This is a developing story
The prospective new owners of the Alaska Dispatch News are warning a federal bankruptcy court judge that the state’s largest newspaper and news site – ADN.com – could be dead by Sept. 20 if some sort of interim financing plan isn’t approved at a hearing today.
The Binkley Company, a Fairbanks-based tourism business owned by the Binkley family – has proposed a $1 million loan to Dispatch owner Alice Rogoff to keep her failing newspaper temporarily in business, but they want the loan attached to a stipulation that will assure they get their money back.
What they have proposed is linking the loan to the purchase of the business and requiring anyone who might bid on the newspaper to pay off the loan as part of any offer for the Dispatch News. Meanwhile, they have signed an agreement with Rogoff agreeing to buy the paper from her for up to $1 million.
If the bankruptcy court were to eventually agree to the proposed Rogoff sale to the Binkley group, she would be legally bound to use the purchase price to pay back the Binkley loan.
A bankruptcy trustee has questioned that deal, suggesting it gives the Binkleys and their partner, Alaska Media LLC, too much leverage in bankruptcy proceedings and stiffs creditors.
Creditors left out in the cold aren’t happy either.
But the Binkley group argues this is the only way to prevent the newspaper from being shut down. Since Rogoff bought the former Anchorage Daily News for $34 million three years ago, she has been losing money at the rate of $4 million to $8 million per year.
The once-profitable business is now more than $2 million in debt, behind on payments to its health insurance provider, and short on ink and newsprint. Rogoff, for her part, says she no longer has the resources available to prop up an operation that loses $150,000 dollars per week.
The Binkleys cut a deal with her on Saturday to let them buy the newspaper contingent on the bankruptcy filing and the bankruptcy court approval of the loan.
Without that deal, it’s quite possible Anchorage newspaper subscribers would have awoken on Sunday to find their newspaper missing, and Alaska’s largest news operation shuttered.
The deal before the bankruptcy judge today is complicated and difficult in that the Binkleys are already taking a sizable risk in buying a newspaper that has been bleeding money and is in danger of eviction from the building that houses its print press.
Unless the Binkley Group can get some protection on the loan, it would be doubling down on the risk.
“To make this very clear, the Binkley Company is not prepared to loan more than
$1 million to (Rogoff)” unless that loan is “secured by a super-priority lien,” a lawyer for the Binkley’s wrote in a motion filed with the court shortly before noon today.
“(And) that means that the (Rogoff) sale has to be approved by September 20 because it is in that week that (the company) no longer has the funds to meet its September 23 payroll.”
Attorney Erik LeRoy agreed with the a bankruptcy trustee’s view that the Binkley loan to Rogoff and the Rogoff sale to Binkley are “intrinsically intertwined”, but not for any nefarious reason.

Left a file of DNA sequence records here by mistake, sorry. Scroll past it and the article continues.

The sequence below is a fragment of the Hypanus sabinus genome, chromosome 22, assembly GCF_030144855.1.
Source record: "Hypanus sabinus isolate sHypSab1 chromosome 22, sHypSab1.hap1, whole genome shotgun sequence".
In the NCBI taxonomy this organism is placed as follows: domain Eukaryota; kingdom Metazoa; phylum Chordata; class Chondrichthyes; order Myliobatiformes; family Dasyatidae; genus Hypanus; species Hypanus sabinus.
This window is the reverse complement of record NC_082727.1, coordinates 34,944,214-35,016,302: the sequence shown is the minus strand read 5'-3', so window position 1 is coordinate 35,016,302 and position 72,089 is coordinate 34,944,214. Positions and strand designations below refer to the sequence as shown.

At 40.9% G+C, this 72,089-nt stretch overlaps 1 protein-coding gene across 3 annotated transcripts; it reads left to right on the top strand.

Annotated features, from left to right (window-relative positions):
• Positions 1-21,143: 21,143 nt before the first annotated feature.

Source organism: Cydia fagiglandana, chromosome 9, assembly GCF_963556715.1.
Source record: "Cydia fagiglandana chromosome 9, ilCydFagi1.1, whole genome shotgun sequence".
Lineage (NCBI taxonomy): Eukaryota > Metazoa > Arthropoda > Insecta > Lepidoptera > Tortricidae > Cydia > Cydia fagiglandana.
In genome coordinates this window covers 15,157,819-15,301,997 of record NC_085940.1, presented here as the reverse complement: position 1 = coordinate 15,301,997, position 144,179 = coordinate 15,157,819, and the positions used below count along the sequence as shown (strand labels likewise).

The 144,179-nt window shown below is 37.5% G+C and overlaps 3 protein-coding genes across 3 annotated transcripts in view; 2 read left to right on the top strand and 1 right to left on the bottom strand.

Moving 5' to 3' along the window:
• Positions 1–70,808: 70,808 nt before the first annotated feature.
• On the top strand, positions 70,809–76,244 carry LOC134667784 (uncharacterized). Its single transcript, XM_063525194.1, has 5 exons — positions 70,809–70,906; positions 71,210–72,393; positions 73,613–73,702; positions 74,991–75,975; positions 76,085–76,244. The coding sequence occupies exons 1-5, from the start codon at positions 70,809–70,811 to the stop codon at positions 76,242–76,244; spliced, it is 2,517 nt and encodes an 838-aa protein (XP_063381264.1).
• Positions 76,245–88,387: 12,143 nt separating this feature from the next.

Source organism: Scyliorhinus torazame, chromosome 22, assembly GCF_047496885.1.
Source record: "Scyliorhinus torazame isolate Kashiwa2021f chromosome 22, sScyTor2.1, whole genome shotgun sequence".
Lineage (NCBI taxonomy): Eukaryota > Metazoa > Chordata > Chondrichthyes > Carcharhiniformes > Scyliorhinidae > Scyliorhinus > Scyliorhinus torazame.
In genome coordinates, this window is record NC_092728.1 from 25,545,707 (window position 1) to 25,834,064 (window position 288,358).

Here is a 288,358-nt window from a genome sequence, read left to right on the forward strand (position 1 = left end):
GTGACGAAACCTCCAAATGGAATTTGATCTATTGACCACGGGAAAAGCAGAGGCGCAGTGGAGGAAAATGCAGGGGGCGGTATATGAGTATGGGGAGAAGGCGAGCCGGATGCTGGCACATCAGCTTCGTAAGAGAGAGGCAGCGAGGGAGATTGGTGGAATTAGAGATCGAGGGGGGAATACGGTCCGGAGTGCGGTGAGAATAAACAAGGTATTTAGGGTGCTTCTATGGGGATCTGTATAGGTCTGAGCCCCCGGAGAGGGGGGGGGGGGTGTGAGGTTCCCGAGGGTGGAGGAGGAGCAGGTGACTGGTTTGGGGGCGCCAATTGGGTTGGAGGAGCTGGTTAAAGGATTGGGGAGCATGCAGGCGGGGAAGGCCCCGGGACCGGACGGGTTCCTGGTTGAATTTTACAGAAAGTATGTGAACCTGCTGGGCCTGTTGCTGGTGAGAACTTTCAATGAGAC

The Binkley group, he argued, is just trying to do its best to keep Alaska’s largest source of new and information – as the Dispatch News like to brand itself – from dying without losing its shirt in the process.
“This case is about whether Chapter 11 of the Bankruptcy Code can be used to transfer title to a newspaper’s assets from one owner to another without paying the
creditors of the first owner,” he wrote. “It is an unfortunate circumstance that the newspaper is bleeding so badly that all assets will be used to pay employers, vendors and lessors and there will likely be no assets for the more than $2 million of pre-petition creditors.
“The alternative of dismissal and liquidation is grim.”
Some of the creditors have questioned that. They argue they might at least get some return if the Dispatch News is liquidated, and the parts and pieces sold. The company own computers, desks, delivery trucks, photography equipment, and what not.
The website ADN.com, which traffics in the eyeballs of millions of viewers, is conceivably the most valuable asset, but who might be willing to buy that or for how much is unclear. A hearing before the bankruptcy judge is set for 2 p.m. in Anchorage.
“If a sale on short time without financial benefit to creditors is going to be a
problem, then Binkley Company would like to know that now,” LeRoy wrote. “Binkley Company recognizes that the (Rogoff) seeks fast-track approval for the proposed sale, but there are exigent circumstances which amply support the Debtor’s desire for prompt approval of the sale. The quantity and quantity of financial information that has been supplied to date, and which will continue to be supplied, is considerable, and the sale will not be approved before the schedules are filed and creditor’s meeting held.
“As (Rogoff) suggests in its motion, the beneficiaries of this sale are
employees, vendors who will receive future sales, and the citizens of the State which
will not lose its largest newspaper.”
Rogoff has argued the survival of the Dispatch News is “vital to all Alaska.”
Sell the assets and let the market decide if a paper is viable on this market.
I’d be interested in buying an ADN truck. Where can I see the inventory? Where do I place my bid?
So, let the paper fail! It is not vital or indispensable. There are other papers ( Peninsula Clarion, AJC, Eagle River Star), and several other on line media sources that can supply news. Since when is a local newspaper with a circulation of less than 25 thousand “vital to all Alaska”? Newspapers are failing all over America and their communities are doing ok without them. The internet has changed the way people get their news. Alaska is no different.